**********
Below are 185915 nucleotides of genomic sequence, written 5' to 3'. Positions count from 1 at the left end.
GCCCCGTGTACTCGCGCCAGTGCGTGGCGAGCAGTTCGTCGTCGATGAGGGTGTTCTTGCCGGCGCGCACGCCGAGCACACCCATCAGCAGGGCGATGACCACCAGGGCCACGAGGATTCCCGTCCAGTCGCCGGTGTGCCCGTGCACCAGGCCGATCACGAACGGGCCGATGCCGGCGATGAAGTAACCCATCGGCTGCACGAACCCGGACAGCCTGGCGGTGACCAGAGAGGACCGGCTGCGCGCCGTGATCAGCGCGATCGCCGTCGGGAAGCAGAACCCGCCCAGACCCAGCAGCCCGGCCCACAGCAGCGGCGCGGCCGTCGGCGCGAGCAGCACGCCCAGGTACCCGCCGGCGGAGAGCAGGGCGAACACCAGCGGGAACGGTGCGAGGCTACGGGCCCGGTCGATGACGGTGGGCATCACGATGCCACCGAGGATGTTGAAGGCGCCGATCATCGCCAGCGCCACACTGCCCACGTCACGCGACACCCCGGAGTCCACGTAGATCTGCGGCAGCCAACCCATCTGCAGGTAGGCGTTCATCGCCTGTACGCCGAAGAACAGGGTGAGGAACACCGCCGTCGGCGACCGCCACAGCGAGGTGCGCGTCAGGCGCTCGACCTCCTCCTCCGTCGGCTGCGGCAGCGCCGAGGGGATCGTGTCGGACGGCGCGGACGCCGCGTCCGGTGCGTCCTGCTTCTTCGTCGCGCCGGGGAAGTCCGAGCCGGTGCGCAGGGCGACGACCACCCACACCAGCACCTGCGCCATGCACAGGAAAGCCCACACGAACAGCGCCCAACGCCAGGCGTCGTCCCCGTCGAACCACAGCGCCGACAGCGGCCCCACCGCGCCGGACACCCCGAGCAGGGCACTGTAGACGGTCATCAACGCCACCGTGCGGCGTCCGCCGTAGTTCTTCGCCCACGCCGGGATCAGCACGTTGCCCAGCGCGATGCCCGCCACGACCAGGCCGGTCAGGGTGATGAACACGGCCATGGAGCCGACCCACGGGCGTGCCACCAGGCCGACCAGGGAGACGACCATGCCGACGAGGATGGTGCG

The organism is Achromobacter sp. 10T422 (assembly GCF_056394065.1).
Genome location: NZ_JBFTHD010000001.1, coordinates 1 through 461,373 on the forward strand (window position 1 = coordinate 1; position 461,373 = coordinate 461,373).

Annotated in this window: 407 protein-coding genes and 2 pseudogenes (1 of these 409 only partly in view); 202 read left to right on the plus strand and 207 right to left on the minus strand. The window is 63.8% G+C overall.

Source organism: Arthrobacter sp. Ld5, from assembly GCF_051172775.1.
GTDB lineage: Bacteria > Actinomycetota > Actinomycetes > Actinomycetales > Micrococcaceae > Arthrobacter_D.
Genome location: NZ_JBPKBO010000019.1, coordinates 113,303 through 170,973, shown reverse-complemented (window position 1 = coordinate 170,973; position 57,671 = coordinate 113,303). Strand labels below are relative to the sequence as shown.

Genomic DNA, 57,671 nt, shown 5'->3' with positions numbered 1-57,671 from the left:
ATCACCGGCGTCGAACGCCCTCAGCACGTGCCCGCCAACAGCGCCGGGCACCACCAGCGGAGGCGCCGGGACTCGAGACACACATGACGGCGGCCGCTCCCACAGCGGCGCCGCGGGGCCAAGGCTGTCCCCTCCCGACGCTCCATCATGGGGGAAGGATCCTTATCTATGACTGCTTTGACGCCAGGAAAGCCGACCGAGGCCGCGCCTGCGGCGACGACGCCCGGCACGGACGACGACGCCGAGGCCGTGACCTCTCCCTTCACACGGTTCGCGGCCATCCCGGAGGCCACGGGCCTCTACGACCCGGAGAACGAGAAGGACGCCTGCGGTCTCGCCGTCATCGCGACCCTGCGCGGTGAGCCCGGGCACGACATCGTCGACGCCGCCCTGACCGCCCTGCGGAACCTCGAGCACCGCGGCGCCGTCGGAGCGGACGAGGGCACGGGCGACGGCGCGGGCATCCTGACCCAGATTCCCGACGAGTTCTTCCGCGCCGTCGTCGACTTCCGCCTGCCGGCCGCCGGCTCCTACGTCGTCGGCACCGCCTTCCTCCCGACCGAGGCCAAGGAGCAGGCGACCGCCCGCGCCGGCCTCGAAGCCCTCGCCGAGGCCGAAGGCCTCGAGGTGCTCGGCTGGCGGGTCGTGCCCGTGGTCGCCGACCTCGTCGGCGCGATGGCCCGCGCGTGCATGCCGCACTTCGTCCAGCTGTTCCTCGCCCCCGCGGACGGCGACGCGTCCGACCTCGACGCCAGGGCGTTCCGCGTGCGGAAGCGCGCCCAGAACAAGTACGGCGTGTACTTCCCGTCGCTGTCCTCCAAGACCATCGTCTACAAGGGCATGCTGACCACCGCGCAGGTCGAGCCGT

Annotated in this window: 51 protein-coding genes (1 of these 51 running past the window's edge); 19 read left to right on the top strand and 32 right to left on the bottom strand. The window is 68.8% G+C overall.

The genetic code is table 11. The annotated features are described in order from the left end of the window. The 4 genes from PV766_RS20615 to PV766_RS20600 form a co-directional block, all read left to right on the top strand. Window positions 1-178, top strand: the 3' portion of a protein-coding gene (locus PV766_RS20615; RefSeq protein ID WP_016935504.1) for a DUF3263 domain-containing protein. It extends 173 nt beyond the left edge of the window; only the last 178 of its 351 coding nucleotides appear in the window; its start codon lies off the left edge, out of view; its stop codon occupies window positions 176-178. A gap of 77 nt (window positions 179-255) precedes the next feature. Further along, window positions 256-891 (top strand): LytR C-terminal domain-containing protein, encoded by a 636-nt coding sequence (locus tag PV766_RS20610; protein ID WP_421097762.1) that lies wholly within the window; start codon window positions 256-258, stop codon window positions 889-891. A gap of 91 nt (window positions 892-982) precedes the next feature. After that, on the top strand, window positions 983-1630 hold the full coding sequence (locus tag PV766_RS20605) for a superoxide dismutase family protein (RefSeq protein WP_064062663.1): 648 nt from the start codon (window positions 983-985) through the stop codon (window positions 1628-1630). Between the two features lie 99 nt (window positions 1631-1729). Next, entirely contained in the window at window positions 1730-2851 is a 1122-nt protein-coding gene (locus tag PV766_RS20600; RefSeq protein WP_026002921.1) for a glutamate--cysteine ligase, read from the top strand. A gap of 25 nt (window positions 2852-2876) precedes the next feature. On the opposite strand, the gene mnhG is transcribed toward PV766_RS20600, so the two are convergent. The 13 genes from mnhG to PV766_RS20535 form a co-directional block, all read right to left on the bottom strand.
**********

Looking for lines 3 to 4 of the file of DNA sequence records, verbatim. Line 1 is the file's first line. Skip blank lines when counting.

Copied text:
The organism is Achromobacter sp. 10T422 (assembly GCF_056394065.1).
Genome location: NZ_JBFTHD010000001.1, coordinates 1 through 461,373 on the forward strand (window position 1 = coordinate 1; position 461,373 = coordinate 461,373).